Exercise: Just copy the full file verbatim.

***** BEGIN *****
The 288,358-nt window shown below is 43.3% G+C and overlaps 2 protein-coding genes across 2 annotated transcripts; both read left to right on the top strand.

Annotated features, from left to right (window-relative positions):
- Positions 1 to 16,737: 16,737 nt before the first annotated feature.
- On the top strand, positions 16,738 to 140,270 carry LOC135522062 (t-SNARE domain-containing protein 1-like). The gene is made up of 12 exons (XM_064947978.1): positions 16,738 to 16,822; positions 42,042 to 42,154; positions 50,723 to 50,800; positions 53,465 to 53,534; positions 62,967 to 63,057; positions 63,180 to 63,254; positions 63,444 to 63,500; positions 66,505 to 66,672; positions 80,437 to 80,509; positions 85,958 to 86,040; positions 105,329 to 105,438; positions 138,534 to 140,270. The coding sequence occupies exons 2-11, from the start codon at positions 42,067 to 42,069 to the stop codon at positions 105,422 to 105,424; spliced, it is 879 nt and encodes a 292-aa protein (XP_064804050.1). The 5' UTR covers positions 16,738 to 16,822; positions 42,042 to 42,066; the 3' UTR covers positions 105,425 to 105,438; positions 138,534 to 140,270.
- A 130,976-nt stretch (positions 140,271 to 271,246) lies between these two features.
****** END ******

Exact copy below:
The 288,358-nt window shown below is 43.3% G+C and overlaps 2 protein-coding genes across 2 annotated transcripts; both read left to right on the top strand.

Annotated features, from left to right (window-relative positions):
- Positions 1 to 16,737: 16,737 nt before the first annotated feature.
- On the top strand, positions 16,738 to 140,270 carry LOC135522062 (t-SNARE domain-containing protein 1-like). The gene is made up of 12 exons (XM_064947978.1): positions 16,738 to 16,822; positions 42,042 to 42,154; positions 50,723 to 50,800; positions 53,465 to 53,534; positions 62,967 to 63,057; positions 63,180 to 63,254; positions 63,444 to 63,500; positions 66,505 to 66,672; positions 80,437 to 80,509; positions 85,958 to 86,040; positions 105,329 to 105,438; positions 138,534 to 140,270. The coding sequence occupies exons 2-11, from the start codon at positions 42,067 to 42,069 to the stop codon at positions 105,422 to 105,424; spliced, it is 879 nt and encodes a 292-aa protein (XP_064804050.1). The 5' UTR covers positions 16,738 to 16,822; positions 42,042 to 42,066; the 3' UTR covers positions 105,425 to 105,438; positions 138,534 to 140,270.
- A 130,976-nt stretch (positions 140,271 to 271,246) lies between these two features.